by David McGlashan
I sat in recently on the latest iteration of ‘Measuring Social Impact’, a two day course at SSE run by Jenny Rouse of nef consulting. It was a fascinating couple of days; I went into the course with very little understanding of what ‘Measuring Social Impact’ actually meant, but now feel confident that I could begin to put together an impact report for activities at SSE.
Here are 5 key things that I took from the course (the list would run to about 150 points if I included everything..!)
1. Measuring social impact will allow your organisation to prove and to improve. Proving impact demonstrates to stakeholders (including funders) that what your organisation does is making a difference (or not). Measurement and evaluation will also enable your organisation to improve its impact by identifying areas of strength or weakness.
2. Identifying and engaging with relevant stakeholders is absolutely key to impact measurement. Without proper engagement of stakeholders, you can’t even begin to measure impact effectively. It is important to know who are the relevant stakeholders and the best way to engage with them.
3. Measure outcomes, not outputs. An output only tells you that an activity has taken place, whereas an outcome is an indicator of change. Simply measuring outputs does not tell the whole story. For example, distributing 25 mosquito nets (output) does not necessarily mean that will be a reduction of instances of malaria (outcome); the malaria nets may never be used.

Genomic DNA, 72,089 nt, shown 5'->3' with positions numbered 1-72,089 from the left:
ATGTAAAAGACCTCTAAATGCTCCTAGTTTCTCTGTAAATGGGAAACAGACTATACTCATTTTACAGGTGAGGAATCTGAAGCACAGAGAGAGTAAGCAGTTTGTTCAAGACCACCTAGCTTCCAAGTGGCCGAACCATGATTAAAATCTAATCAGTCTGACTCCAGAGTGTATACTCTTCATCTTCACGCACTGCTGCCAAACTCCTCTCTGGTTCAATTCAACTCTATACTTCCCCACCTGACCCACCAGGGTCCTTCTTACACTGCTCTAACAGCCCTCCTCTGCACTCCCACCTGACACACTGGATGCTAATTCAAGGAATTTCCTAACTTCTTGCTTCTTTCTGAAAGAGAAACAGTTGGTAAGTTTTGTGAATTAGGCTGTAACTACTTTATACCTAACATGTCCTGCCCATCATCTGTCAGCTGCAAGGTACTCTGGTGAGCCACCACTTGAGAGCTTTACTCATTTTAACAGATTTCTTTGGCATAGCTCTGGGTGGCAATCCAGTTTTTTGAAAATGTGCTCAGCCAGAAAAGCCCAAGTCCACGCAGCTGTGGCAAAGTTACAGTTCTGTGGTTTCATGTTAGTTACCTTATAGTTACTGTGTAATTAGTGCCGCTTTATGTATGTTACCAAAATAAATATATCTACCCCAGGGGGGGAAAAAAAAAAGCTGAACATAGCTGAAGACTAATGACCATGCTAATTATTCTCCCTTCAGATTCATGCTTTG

4. Social Return On Investment (SROI) is a methodology which allows you to measure the financial value of environmental and social outcomes. By establishing financial proxies for outcomes such as ‘reduced social isolation’, a monetary figure can be attached to your organisation’s impact and your organisation can demonstrate the return that it generates on investment (for example, each £1 spent generates £5 of social value).
5. There is increasing demand for social impact training. This was the fourth time that we have run the course, which continues to be popular. We’ve had participants from social enterprise start ups, national charities, housing associations and local government. A valuable part of the course was sharing experiences and learning from each other. There was some lively (but friendly!) debate too. Hopefully the level of interest in the course continues!
Find details of the course Measuring Social Impact course on our website.